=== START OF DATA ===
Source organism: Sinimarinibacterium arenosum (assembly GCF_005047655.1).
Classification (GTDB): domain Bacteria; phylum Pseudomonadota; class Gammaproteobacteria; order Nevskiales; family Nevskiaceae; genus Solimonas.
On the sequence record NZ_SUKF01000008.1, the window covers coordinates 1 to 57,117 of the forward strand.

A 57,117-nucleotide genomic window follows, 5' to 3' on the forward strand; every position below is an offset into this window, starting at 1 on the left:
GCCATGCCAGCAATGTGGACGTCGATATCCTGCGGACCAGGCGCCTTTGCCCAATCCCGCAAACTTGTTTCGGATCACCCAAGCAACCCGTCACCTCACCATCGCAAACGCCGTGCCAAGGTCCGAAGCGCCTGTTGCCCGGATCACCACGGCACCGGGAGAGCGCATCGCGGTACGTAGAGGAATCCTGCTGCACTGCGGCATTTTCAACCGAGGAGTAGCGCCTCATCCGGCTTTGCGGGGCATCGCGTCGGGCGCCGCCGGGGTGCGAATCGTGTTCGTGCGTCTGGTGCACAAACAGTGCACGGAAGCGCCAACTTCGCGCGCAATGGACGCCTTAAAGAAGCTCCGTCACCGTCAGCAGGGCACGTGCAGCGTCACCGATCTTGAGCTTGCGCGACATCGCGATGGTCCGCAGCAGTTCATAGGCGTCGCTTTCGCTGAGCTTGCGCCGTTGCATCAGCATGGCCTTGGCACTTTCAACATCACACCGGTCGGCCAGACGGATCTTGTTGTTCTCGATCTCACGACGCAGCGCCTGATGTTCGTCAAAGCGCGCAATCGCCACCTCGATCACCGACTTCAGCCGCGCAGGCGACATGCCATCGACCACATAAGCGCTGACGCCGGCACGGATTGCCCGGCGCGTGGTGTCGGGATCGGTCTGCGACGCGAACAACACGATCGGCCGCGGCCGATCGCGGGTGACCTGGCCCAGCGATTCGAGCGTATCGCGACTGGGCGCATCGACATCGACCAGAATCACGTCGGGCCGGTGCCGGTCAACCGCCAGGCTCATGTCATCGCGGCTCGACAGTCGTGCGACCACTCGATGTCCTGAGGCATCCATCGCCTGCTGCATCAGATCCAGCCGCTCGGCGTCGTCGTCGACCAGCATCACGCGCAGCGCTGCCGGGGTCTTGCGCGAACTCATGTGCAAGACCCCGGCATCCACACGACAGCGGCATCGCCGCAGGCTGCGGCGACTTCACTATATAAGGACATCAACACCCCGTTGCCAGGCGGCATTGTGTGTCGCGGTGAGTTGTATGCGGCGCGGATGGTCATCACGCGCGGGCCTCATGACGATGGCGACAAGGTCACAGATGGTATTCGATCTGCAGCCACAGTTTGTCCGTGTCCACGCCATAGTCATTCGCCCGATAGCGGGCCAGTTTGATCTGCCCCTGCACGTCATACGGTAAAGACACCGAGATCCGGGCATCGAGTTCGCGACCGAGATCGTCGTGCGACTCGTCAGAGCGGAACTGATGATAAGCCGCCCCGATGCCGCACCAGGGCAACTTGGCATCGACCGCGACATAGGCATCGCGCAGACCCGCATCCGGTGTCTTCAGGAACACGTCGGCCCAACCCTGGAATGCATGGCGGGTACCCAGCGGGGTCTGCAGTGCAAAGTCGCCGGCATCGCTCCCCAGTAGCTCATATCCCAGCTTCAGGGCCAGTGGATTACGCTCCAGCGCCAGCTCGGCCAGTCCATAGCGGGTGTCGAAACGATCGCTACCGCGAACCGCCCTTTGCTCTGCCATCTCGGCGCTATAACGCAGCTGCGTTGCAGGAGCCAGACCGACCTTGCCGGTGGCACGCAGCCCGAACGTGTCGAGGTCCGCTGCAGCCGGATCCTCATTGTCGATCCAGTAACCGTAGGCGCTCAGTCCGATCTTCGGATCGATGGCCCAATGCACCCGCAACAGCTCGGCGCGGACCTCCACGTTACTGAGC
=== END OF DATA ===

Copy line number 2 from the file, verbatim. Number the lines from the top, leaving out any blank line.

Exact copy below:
Classification (GTDB): domain Bacteria; phylum Pseudomonadota; class Gammaproteobacteria; order Nevskiales; family Nevskiaceae; genus Solimonas.